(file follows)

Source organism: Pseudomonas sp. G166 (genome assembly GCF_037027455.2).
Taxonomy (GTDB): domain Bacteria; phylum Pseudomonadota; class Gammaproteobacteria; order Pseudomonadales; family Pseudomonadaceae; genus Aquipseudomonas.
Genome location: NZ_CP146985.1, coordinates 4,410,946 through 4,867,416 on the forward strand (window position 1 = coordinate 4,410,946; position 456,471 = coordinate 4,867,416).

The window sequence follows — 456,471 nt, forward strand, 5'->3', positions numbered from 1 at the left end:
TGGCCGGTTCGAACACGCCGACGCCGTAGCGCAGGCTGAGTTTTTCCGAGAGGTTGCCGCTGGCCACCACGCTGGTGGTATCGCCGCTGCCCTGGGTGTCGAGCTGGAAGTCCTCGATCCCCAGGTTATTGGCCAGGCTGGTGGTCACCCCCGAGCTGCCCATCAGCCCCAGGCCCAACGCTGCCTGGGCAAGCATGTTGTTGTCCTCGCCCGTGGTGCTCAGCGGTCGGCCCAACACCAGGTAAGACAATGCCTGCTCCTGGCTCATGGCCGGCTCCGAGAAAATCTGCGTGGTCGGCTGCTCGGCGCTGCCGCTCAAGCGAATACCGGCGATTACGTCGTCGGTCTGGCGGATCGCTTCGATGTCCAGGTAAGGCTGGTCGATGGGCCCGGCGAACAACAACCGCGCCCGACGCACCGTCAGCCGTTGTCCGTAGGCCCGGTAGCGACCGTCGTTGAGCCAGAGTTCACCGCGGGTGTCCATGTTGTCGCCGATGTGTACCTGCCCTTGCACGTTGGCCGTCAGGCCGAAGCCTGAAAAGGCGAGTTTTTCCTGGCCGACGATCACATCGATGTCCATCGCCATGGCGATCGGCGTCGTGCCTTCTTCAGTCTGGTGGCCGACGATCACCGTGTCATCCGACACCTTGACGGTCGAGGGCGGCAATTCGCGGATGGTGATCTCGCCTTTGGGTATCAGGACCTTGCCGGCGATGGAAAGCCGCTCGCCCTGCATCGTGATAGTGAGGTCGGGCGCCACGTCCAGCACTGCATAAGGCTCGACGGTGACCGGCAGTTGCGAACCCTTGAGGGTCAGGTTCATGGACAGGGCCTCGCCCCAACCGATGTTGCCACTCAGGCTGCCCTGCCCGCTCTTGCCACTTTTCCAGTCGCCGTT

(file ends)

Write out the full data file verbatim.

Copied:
Source organism: Pseudomonas sp. G166 (genome assembly GCF_037027455.2).
Taxonomy (GTDB): domain Bacteria; phylum Pseudomonadota; class Gammaproteobacteria; order Pseudomonadales; family Pseudomonadaceae; genus Aquipseudomonas.
Genome location: NZ_CP146985.1, coordinates 4,410,946 through 4,867,416 on the forward strand (window position 1 = coordinate 4,410,946; position 456,471 = coordinate 4,867,416).

The window sequence follows — 456,471 nt, forward strand, 5'->3', positions numbered from 1 at the left end:
TGGCCGGTTCGAACACGCCGACGCCGTAGCGCAGGCTGAGTTTTTCCGAGAGGTTGCCGCTGGCCACCACGCTGGTGGTATCGCCGCTGCCCTGGGTGTCGAGCTGGAAGTCCTCGATCCCCAGGTTATTGGCCAGGCTGGTGGTCACCCCCGAGCTGCCCATCAGCCCCAGGCCCAACGCTGCCTGGGCAAGCATGTTGTTGTCCTCGCCCGTGGTGCTCAGCGGTCGGCCCAACACCAGGTAAGACAATGCCTGCTCCTGGCTCATGGCCGGCTCCGAGAAAATCTGCGTGGTCGGCTGCTCGGCGCTGCCGCTCAAGCGAATACCGGCGATTACGTCGTCGGTCTGGCGGATCGCTTCGATGTCCAGGTAAGGCTGGTCGATGGGCCCGGCGAACAACAACCGCGCCCGACGCACCGTCAGCCGTTGTCCGTAGGCCCGGTAGCGACCGTCGTTGAGCCAGAGTTCACCGCGGGTGTCCATGTTGTCGCCGATGTGTACCTGCCCTTGCACGTTGGCCGTCAGGCCGAAGCCTGAAAAGGCGAGTTTTTCCTGGCCGACGATCACATCGATGTCCATCGCCATGGCGATCGGCGTCGTGCCTTCTTCAGTCTGGTGGCCGACGATCACCGTGTCATCCGACACCTTGACGGTCGAGGGCGGCAATTCGCGGATGGTGATCTCGCCTTTGGGTATCAGGACCTTGCCGGCGATGGAAAGCCGCTCGCCCTGCATCGTGATAGTGAGGTCGGGCGCCACGTCCAGCACTGCATAAGGCTCGACGGTGACCGGCAGTTGCGAACCCTTGAGGGTCAGGTTCATGGACAGGGCCTCGCCCCAACCGATGTTGCCACTCAGGCTGCCCTGCCCGCTCTTGCCACTTTTCCAGTCGCCGTT